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A de novo molecular generation method using latent vector based generative adversarial network


Deep learning methods applied to drug discovery have been used to generate novel structures. In this study, we propose a new deep learning architecture, LatentGAN, which combines an autoencoder and a generative adversarial neural network for de novo molecular design. We applied the method in two scenarios: one to generate random drug-like compounds and another to generate target-biased compounds. Our results show that the method works well in both cases. Sampled compounds from the trained model can largely occupy the same chemical space as the training set and also generate a substantial fraction of novel compounds. Moreover, the drug-likeness score of compounds sampled from LatentGAN is also similar to that of the training set. Lastly, generated compounds differ from those obtained with a Recurrent Neural Network-based generative model approach, indicating that both methods can be used complementarily.


There has been a surge of deep learning methods applied to cheminformatics in the last few years [1,2,3,4,5]. Whereas much impact has been demonstrated in deep learning methods that replace traditional machine learning (ML) approaches (e.g., QSAR modelling [6]), a more profound impact is the application of generative models in de novo drug design [7,8,9]. Historically, de novo design was performed by searching virtual libraries based on known chemical reactions alongside a set of available chemical building blocks [10] or by using transformational rules based on the expertise of medicinal chemists to design analogues to a query structure [11]. While many successes using these techniques have been reported in literature [12], it is worthwhile to point out that these methods rely heavily on predefined rules of structure generation and do not have the concept of learning prior knowledge on how drug-like molecules should be. In contrast, deep generative models learn how to generate molecules by generalizing the probability of the generation process of a large set of chemical structures (i.e., training set). Then, structure generation is basically a sampling process following the learned probability distribution [7, 8, 13, 14]. It is a data-driven process and requires very few predefined rules.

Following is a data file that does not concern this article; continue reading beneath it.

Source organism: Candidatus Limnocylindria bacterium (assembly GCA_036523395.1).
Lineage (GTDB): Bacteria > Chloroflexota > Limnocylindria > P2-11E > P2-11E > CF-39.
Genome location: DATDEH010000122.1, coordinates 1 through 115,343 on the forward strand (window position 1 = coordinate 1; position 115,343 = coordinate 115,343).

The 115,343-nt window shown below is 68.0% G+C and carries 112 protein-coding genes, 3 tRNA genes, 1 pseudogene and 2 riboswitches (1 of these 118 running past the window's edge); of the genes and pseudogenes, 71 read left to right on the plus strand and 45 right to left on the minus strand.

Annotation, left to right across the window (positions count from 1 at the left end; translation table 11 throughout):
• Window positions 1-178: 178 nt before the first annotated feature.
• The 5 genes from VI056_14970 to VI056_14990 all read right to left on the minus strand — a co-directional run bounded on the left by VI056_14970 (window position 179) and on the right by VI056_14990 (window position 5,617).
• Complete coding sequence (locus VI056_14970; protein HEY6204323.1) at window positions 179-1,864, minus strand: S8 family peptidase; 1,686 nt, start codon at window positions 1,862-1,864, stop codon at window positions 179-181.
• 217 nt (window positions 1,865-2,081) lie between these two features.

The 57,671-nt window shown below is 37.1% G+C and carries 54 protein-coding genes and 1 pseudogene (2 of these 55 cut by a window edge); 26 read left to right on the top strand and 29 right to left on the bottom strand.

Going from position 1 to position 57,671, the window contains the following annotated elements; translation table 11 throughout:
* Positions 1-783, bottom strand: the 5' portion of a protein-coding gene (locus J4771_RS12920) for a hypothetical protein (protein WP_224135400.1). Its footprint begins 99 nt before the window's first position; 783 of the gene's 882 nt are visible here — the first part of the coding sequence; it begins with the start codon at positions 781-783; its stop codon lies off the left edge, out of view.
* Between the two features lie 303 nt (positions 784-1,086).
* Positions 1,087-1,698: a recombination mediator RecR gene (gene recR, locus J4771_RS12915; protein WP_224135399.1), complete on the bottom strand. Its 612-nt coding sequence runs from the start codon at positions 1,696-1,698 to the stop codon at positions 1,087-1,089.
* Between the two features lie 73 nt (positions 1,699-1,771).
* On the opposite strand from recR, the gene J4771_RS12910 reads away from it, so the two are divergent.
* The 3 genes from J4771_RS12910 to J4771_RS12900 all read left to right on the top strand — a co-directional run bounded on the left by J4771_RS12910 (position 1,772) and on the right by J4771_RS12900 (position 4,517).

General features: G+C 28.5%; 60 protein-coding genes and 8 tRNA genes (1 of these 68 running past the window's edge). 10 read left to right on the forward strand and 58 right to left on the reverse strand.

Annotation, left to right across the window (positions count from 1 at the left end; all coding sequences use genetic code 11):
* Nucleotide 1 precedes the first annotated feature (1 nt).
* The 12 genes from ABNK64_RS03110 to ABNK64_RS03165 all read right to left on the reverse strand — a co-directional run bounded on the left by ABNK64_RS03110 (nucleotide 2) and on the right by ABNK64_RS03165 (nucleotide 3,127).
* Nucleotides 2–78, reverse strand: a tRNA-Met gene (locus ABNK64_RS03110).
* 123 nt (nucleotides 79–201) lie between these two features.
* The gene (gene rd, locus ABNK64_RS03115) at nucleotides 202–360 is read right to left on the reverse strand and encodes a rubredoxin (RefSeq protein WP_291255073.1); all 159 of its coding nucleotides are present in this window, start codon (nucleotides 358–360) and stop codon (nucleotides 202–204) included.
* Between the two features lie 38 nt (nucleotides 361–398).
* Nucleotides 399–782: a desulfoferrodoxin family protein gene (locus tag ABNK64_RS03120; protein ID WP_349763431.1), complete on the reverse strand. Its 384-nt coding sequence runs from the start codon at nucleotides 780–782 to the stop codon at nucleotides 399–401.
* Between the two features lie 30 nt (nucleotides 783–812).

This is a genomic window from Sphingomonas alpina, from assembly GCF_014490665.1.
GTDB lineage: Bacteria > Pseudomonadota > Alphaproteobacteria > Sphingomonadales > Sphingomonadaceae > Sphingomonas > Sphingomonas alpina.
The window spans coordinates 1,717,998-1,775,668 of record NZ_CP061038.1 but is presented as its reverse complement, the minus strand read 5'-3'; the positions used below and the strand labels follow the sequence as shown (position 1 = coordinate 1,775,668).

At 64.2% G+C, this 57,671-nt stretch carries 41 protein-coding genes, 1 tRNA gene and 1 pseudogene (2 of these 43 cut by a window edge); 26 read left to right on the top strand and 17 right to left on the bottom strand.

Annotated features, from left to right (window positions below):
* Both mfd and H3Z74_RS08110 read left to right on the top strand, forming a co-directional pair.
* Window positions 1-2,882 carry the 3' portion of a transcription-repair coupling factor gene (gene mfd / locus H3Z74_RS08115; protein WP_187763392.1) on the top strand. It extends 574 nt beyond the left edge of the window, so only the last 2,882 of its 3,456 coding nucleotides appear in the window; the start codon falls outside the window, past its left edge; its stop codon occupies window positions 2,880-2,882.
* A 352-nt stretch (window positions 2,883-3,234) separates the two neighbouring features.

Early attempted architectures were inspired by the deep learning methods used in natural language processing (NLP) [7, 15]. A recurrent neural network (RNN) trained with a set of molecules represented as SMILES strings [16] is able to generate a much bigger chemical space than the training set. Later on, the REINVENT method was proposed, which combines RNNs with reinforcement learning to generate structures with desirable properties [8]. Another architecture, the variational autoencoder (VAE), was also shown to generate novel chemical space [9, 17]. This architecture is comprised of an encoder, that converts the molecule to a latent vector representation and a decoder, from which the latent representation tries to generate the input molecule again. By changing the internal latent representation and decoding it, new chemical space can be obtained. More studies followed that improved the architecture, in both making it more robust and improving the quality of the latent representation generated [18,19,20]. One special mention is the use of randomized SMILES [14, 21, 22]. Instead of using a unique SMILES representation for each molecule, different representations are used in every stage of the training. With this improvement, the quality of the chemical space generated in both RNNs and VAEs is much higher and the models tend to overfit much less. Besides the SMILES string based de novo structure generation methods, methods of generating molecules based on molecular graphs have also been proposed and, by using them, molecules can be directly generated step-by-step as molecular graphs [23,24,25,26].